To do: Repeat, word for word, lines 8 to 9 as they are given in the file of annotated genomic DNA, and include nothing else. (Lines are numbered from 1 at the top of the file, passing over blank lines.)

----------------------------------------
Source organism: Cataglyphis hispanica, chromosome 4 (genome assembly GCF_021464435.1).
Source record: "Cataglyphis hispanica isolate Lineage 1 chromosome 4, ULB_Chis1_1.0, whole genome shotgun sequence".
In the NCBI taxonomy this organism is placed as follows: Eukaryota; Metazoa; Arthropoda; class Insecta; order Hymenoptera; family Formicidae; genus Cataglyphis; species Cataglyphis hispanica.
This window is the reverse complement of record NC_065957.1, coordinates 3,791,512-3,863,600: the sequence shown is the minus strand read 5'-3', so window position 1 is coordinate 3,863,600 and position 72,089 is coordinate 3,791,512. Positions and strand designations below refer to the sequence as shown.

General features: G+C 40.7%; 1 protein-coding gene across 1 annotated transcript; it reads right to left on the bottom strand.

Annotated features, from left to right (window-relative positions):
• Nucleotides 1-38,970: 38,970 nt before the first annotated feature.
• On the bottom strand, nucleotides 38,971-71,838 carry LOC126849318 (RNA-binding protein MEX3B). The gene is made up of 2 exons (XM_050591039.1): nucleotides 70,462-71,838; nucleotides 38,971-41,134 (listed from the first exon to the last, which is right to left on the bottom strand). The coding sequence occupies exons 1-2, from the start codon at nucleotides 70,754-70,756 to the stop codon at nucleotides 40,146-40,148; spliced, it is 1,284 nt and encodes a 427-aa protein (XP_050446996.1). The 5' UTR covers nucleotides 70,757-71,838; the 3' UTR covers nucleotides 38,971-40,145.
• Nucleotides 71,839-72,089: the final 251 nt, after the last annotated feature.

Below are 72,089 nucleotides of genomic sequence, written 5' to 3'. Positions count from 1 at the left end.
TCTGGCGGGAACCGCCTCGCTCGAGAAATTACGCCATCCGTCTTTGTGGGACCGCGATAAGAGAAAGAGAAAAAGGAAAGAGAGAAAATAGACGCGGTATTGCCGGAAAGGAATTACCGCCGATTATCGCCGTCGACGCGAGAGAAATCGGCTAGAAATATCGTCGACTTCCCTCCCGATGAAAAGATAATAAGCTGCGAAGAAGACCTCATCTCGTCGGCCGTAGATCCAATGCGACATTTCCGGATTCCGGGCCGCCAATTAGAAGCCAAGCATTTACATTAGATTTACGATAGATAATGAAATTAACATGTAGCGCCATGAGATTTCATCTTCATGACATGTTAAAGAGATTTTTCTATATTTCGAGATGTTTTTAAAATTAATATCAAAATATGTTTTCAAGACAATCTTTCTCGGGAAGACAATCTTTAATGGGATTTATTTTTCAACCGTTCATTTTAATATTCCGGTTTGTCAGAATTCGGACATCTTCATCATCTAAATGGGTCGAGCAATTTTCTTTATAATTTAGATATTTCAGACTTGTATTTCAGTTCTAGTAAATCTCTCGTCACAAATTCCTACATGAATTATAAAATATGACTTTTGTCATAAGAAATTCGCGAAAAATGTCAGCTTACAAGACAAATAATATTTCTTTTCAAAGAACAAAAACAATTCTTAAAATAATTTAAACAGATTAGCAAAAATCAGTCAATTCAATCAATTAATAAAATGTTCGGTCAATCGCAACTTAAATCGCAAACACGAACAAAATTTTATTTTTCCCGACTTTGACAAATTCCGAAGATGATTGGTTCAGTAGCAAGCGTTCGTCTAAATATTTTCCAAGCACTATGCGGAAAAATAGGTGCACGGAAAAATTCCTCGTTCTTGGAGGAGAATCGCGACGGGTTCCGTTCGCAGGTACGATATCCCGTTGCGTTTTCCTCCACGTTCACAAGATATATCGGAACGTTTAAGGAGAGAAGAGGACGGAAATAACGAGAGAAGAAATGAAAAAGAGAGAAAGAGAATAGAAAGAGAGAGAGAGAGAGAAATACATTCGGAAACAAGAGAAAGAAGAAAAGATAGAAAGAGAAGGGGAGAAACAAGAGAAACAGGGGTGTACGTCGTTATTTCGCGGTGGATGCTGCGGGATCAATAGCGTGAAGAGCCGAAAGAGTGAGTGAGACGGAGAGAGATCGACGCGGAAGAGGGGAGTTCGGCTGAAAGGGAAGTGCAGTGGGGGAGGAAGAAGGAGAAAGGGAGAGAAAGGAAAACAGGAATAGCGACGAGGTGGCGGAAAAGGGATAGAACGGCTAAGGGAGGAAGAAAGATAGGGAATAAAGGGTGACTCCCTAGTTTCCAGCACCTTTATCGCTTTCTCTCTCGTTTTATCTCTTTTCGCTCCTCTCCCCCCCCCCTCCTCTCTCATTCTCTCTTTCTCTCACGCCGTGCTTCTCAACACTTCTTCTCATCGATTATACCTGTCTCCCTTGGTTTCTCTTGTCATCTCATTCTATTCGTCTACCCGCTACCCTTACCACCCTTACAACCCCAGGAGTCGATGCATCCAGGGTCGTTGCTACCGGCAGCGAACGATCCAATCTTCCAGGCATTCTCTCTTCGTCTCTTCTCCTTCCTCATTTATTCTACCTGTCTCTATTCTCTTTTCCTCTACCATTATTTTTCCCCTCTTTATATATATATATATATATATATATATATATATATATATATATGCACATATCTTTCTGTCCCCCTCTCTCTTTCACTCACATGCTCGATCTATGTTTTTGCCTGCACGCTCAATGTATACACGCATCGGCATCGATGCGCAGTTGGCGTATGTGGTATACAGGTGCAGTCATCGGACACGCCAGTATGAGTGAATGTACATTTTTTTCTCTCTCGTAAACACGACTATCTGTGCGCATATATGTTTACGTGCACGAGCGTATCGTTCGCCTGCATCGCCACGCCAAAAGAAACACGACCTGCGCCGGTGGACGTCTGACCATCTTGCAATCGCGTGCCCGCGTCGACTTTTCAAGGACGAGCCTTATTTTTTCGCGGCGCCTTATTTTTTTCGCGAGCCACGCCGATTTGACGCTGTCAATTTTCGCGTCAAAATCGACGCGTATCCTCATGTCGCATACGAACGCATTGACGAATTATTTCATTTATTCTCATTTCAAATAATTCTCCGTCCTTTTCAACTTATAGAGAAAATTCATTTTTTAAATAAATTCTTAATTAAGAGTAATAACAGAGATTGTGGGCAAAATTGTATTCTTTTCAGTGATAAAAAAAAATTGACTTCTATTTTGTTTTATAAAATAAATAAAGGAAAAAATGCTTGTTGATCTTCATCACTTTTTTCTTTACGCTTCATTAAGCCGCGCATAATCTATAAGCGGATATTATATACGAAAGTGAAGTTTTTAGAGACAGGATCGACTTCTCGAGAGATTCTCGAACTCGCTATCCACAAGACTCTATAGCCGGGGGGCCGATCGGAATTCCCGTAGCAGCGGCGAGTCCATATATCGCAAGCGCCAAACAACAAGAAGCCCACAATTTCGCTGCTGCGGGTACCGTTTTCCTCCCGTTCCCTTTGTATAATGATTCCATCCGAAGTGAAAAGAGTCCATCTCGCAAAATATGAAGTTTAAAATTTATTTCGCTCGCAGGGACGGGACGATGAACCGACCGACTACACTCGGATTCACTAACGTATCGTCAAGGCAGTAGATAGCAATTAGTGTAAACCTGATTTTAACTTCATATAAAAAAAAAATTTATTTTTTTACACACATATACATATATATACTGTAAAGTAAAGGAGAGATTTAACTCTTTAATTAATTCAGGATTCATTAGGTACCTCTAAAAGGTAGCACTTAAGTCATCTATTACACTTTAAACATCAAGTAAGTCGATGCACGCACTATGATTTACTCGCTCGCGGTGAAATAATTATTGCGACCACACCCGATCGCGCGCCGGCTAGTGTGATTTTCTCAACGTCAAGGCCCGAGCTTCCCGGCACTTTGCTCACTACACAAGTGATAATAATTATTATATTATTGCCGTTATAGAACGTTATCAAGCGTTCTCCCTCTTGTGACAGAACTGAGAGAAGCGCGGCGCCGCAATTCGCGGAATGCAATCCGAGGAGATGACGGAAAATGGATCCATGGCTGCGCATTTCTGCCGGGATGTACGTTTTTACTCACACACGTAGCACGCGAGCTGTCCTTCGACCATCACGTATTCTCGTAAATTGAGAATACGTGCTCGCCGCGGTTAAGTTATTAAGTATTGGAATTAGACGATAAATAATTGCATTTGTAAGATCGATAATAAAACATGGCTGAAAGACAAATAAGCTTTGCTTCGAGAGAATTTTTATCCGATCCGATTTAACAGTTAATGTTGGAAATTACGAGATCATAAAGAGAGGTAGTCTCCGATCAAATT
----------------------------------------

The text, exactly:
• On the bottom strand, nucleotides 38,971-71,838 carry LOC126849318 (RNA-binding protein MEX3B). The gene is made up of 2 exons (XM_050591039.1): nucleotides 70,462-71,838; nucleotides 38,971-41,134 (listed from the first exon to the last, which is right to left on the bottom strand). The coding sequence occupies exons 1-2, from the start codon at nucleotides 70,754-70,756 to the stop codon at nucleotides 40,146-40,148; spliced, it is 1,284 nt and encodes a 427-aa protein (XP_050446996.1). The 5' UTR covers nucleotides 70,757-71,838; the 3' UTR covers nucleotides 38,971-40,145.
• Nucleotides 71,839-72,089: the final 251 nt, after the last annotated feature.